Louisville Magazine

MAR 2012

Louisville Magazine is Louisville's city magazine, covering Louisville people, lifestyles, politics, sports, restaurants, entertainment and homes. Includes a monthly calendar of events.

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Page 49 of 116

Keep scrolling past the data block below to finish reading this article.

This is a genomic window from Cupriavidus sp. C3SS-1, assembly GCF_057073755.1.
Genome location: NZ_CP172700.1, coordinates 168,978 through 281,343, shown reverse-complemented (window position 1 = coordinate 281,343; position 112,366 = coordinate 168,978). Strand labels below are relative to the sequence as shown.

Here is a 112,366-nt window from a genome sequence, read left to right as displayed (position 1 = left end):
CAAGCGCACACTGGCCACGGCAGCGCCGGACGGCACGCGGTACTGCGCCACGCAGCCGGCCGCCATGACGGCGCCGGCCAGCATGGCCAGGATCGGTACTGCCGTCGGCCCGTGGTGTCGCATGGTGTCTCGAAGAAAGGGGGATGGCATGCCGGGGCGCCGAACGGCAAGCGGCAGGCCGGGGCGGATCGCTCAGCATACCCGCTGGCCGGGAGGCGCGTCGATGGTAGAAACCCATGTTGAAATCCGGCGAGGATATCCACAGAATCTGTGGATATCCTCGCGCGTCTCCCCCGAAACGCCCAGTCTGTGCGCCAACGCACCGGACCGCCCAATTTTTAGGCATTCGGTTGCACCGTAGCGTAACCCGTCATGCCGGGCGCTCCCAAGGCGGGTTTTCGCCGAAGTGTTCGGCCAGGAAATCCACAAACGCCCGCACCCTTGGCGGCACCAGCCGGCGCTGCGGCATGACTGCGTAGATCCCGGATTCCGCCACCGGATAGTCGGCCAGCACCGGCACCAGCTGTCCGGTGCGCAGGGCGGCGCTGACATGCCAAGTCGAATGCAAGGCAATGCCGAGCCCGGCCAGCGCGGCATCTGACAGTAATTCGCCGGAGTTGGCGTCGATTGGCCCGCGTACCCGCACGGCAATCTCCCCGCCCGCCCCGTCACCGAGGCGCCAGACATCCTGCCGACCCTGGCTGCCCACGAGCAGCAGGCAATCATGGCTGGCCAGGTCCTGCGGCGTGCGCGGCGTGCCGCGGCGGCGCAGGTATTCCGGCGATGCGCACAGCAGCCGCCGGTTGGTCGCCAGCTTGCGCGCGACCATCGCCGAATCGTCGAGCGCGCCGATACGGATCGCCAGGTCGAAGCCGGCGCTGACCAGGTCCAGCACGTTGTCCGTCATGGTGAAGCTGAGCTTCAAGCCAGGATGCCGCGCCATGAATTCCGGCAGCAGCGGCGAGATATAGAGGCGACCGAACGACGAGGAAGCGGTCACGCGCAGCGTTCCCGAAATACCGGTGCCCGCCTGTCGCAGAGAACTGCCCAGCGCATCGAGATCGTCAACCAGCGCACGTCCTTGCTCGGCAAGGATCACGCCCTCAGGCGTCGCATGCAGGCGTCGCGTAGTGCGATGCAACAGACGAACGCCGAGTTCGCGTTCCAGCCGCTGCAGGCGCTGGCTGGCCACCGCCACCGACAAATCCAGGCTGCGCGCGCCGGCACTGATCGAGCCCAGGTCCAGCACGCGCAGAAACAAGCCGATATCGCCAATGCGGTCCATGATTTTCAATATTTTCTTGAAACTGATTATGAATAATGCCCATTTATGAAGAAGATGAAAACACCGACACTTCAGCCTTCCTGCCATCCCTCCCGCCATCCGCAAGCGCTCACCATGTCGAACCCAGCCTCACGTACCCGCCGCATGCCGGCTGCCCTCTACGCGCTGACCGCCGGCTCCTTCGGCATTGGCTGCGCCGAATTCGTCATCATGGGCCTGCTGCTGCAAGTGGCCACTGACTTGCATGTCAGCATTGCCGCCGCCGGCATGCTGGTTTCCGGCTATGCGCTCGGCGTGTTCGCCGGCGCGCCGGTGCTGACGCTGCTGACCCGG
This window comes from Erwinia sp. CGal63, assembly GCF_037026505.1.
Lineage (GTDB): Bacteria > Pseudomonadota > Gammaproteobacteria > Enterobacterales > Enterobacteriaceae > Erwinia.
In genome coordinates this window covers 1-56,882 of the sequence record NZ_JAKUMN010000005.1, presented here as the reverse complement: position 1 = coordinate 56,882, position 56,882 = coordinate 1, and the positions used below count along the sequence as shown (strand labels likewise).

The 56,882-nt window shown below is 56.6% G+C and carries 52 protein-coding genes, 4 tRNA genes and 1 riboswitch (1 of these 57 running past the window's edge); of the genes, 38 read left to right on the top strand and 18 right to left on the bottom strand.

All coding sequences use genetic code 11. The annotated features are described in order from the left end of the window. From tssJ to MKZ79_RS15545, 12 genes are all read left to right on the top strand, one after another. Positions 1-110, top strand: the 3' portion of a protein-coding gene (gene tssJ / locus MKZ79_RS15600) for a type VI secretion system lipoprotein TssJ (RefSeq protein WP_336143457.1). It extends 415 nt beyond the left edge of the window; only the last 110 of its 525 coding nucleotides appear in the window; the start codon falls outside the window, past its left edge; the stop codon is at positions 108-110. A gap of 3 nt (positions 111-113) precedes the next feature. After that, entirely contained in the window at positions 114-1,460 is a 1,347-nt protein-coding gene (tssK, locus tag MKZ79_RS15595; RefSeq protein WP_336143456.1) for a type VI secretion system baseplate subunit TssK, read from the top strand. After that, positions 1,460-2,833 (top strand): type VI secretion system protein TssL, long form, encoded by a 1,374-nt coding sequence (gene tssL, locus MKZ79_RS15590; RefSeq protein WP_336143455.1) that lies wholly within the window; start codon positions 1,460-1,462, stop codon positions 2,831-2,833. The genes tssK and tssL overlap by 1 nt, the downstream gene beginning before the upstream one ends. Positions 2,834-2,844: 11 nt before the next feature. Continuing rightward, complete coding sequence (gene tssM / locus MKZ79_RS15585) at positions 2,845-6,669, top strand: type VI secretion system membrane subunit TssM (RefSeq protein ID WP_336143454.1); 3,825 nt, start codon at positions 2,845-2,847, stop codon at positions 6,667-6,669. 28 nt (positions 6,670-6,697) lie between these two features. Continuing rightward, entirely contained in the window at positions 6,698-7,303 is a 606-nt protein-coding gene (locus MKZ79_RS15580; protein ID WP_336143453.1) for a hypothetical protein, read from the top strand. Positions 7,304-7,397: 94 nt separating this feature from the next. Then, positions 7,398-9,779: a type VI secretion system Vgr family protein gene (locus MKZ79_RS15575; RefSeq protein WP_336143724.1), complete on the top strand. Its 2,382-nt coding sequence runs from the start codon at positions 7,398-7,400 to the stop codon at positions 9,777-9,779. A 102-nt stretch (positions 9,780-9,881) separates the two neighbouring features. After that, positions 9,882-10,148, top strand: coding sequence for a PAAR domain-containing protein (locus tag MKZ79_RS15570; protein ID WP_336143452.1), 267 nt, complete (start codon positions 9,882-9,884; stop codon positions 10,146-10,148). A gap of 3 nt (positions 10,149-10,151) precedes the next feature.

DEEP-SIXING BY JOSH MOSS PHOTOS BY NICHOLAS KAREM & JOHN NATION Te restaurant venture 732 Social was a culinary success from the time it opened its doors to the day last September that it closed them. But while satisfied smiles prevailed in the dining room and front patio, the rocky partnership that launched 732 in March 2009 soured almost immediately and, a few ugly courtroom battles later, led to the restaurant's inevitable death. H e comes to this restaurant, this place where nobody recognizes him, with such regularity that he orders B2, the pho with sliced beef and beef tendon, without consulting a menu. "I love it here," he says. "Tey don't know who I am." It's mid-January, a Tursday afternoon, and Jayson Lewellyn is at Viet- nam Kitchen, in the South End's Iroquois Manor Shopping Center, to talk at length about 732 Social, his critically acclaimed restaurant that died last September at not even three years old. "Social got pried out of my cold hands," he says. When Lewellyn discusses brothers Steven and Michael Ton, who were once his quote-unquote partners in the restau- rant, or Gill Holland, his former landlord, his eyes tend to bulge behind his black-framed glasses. "Te four of us," he says, "we should have never met." In a surging waterfall of sentences, Lewellyn, 36, details his culinary past, his future in Louisville, the litigation and bankruptcy surrounding 732 Social. He goes on for more than two hours straight, pausing to con- sume a single bean sprout and a few sips of hot-turned-tepid tea. He asks for a plastic container for his untouched noodle soup. "Tere's no way you could look through everything and come to the conclusion that I'm wrong," he says. Te noisy lunchtime crowd left an hour ago, and aside from a few staffers rearranging tables and chairs, dragging them across the blue-and-white linoleum, there are no other people here. "You have my word, hands down, that I'm never going to tell you something that cannot be backed up with fact," Lewellyn says. He nods toward the recorder. "What you've got on there? First time." What began as a straightforward story about 732 Social's demise turned into a tale of inconsistencies — about both the restaurant and its talented former chef. F or $450,000 in 2006, Gill Holland and his wife Augusta bought a dilapidated, more than 100-year-old brick warehouse at 732 E. Market St. and decided they'd put a restaurant on the ground floor once a $1 million-plus makeover turned the place into the energy-efficient Green Building. Holland enjoyed the Frankfort Avenue restaurant Basa and talked to its owners, Steven and Michael Ton. "We were the ones who dragged the Tons down to East Market Street," Holland says. "Tat's when everybody was like, 'Really, a restaurant on East Market?'" Part of the at- traction, Holland says, was that rent would cost 5 percent of gross sales. "If nobody comes to this restaurant — if nobody comes to Market Street," he told them, "then you will be paying very little rent." Te brothers would need a chef because Michael Ton still had to lead Basa's kitchen. Lewellyn says Michael Ton approached him; Steven Ton, during the litigation, said Lewellyn answered a Craigslist advertisement. Lewellyn, a Cincinnati native, had come to Louisville in 2005 to be the executive sous chef at the Marriott downtown, which led to a position as the chef who opened Jeff Ruby's. According to court documents, the initial meeting took place at Proof on Main in the summer of 2008. Ten, Holland says, the three of them came to dinner at his Cherokee Road home. He and Augusta paid about $400,000 for the build-out. "In the beginning," Lewellyn says, "everything was great." In March 2009, 732 Social opened. Marty Rosen, the Courier-Journal's restaurant critic, gave it four stars out of four. "It was a trendsetter, a seminal restaurant not just for the neighborhood but for the city," Rosen says. "It was the first place on East Market where the crowd spilled onto the street, and it gave people an idea what the area could be." Te menu focused on shareable dishes, Rosen says, so "it was tough to go by your- self." And that was the point. Fifty people could squeeze into the cramped 3.12 LOUISVILLE MAGAZINE [47]

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